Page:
• Megan Tutundjian

Food Allergies as a Part of My Identity




"Oh your the girl who has all the allergies"

In a world where there are already so many difficulties and immune disorders add allergies. Now think of a world where food is most often the base of an enjoyable moment now add allergies. Lastly, think of how many times in the past day you saw something about food in the media, now add allergies. A life with allergies is full of frustration, temptation and personal development.

My story

I was diagnosed with food allergies at the age of six months old right after my mom began the breastfeeding journey, luckily for her, the amount of in public humiliating breastfeeding encounters decreased, on the other hand, I faced the consequences. After my first milk challenge test, permanently terrifying me, the allergist became the new villain in my life. The days spent with six doctors holding my little body down as I kicked and screamed breaking a few nurses' glasses while ten needles were stuck into my back created a life full of paranoia. Before the age of five, I was already diagnosed with allergies to nuts, dairy, sesame, sunflower/pumpkin seeds, and kiwi. After countless disappointing blood tests and skin pricks, I felt lost, I always wondered why the adventure of eating anything I wanted was taken away from me. How can you tell a little girl that she cannot eat birthday cake or drink milk with cookies? I always have felt like I should not speak up because I felt as though there were bigger problems people needed to worry about. I have been asked the most astounding questions such as "Are you allergic to water?", and I have had many unfriendly instances with security officers thinking my EpiPen was a weapon while trying to get into sports games and concerts. Going to a very small school from kindergarten to eighth grade, having parents as lunch ladies and everyone knowing my allergies gave me comfort, but as I transitioned to high school I learned otherwise. I often faced situations where my friends would forget about my allergies or ask if they could share my water (which is a huge no if you have food allergies). I felt less of a person and after having the first anaphylactic reaction that I can remember as a teenager I was left with constant paranoia and worry about death. I did not eat at restaurants for a whole year because I had so much anxiety. If someone gave me an orange and said it was just an orange I would not have believed them. I traveled less because I worried about the language barrier and my allergies. While my friends at the age of four were putting random things in their mouths I had to grow up and become more independent and use my words. The truth is as allergy sufferers we know we are not on the new "Weight Watchers" diet, but we are forced into a full-time job of worry and precaution. It was not until recently that I realized how much is available to the food allergy community, how easy it is to spread awareness and get involved in a community. During all these struggles I was able to take challenge tests for gluten and baked milk and to my surprise, I passed the tests. Although I have not recovered from all of my allergies the ones I have been able to overcome have given me more motivation to work towards eliminating the others and trying new things. I did not think anything existed that would support me on this food allergy journey. After finding FARE and being a TAG member for the past four years I have been able to become more confident with my allergies and I one day hope to have a career in our legal system to make changes that will benefit the food allergy community that is overlooked.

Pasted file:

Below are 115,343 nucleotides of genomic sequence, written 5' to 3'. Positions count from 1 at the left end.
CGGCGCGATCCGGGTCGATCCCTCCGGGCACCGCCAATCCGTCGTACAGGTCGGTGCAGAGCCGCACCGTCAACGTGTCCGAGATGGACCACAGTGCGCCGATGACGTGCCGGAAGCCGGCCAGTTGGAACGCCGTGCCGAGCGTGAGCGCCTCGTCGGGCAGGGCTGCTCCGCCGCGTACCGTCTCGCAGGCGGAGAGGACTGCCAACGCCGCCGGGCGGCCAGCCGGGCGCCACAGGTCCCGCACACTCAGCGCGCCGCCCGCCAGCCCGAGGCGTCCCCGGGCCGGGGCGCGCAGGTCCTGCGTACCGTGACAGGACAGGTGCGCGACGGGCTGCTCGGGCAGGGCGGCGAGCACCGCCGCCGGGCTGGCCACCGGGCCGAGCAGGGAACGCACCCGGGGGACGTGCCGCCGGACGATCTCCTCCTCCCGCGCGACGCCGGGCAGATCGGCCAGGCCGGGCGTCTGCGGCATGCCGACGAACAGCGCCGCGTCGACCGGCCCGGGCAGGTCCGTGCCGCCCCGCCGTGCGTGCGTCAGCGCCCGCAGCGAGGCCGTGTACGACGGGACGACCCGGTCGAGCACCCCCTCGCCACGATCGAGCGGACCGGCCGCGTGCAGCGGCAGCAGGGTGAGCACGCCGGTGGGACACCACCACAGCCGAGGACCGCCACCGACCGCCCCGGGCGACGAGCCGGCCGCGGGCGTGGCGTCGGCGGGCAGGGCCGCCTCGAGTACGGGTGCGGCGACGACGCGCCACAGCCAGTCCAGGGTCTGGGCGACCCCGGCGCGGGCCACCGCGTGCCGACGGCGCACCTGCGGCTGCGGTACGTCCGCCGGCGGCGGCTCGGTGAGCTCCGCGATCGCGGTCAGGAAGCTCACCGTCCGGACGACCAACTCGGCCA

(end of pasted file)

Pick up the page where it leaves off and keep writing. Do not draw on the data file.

My advice

Truthfully having food allergies will never be an easy road to maneuver, however, reading this I know someone can look back and think " my food allergies have made me more open and easy at communication". You can sit down and worry about your food allergies or you can become more involved and use food allergies as a blank canvas to create change and help others. I never believed there were food allergy communities as supportive as the ones I have found, so my advice would be to go out there to do your research and get involved. Help the people who understand your struggles more than anyone! Get involved in research, social media, writing, and even baking. The world is full of endless possibilities for you and your imagination. Although food allergies are one of the first things people should know about you do not let allergies define you or let people refer to you as the food allergy kid because you are more than that!



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    We are a group of teens with food allergies who want to make others feel less alone in their journey. We're here to share our advice, experiences, and helpful resources to help others! If you have questions, you can contact us at foodallergicteens@gmail.com.

     

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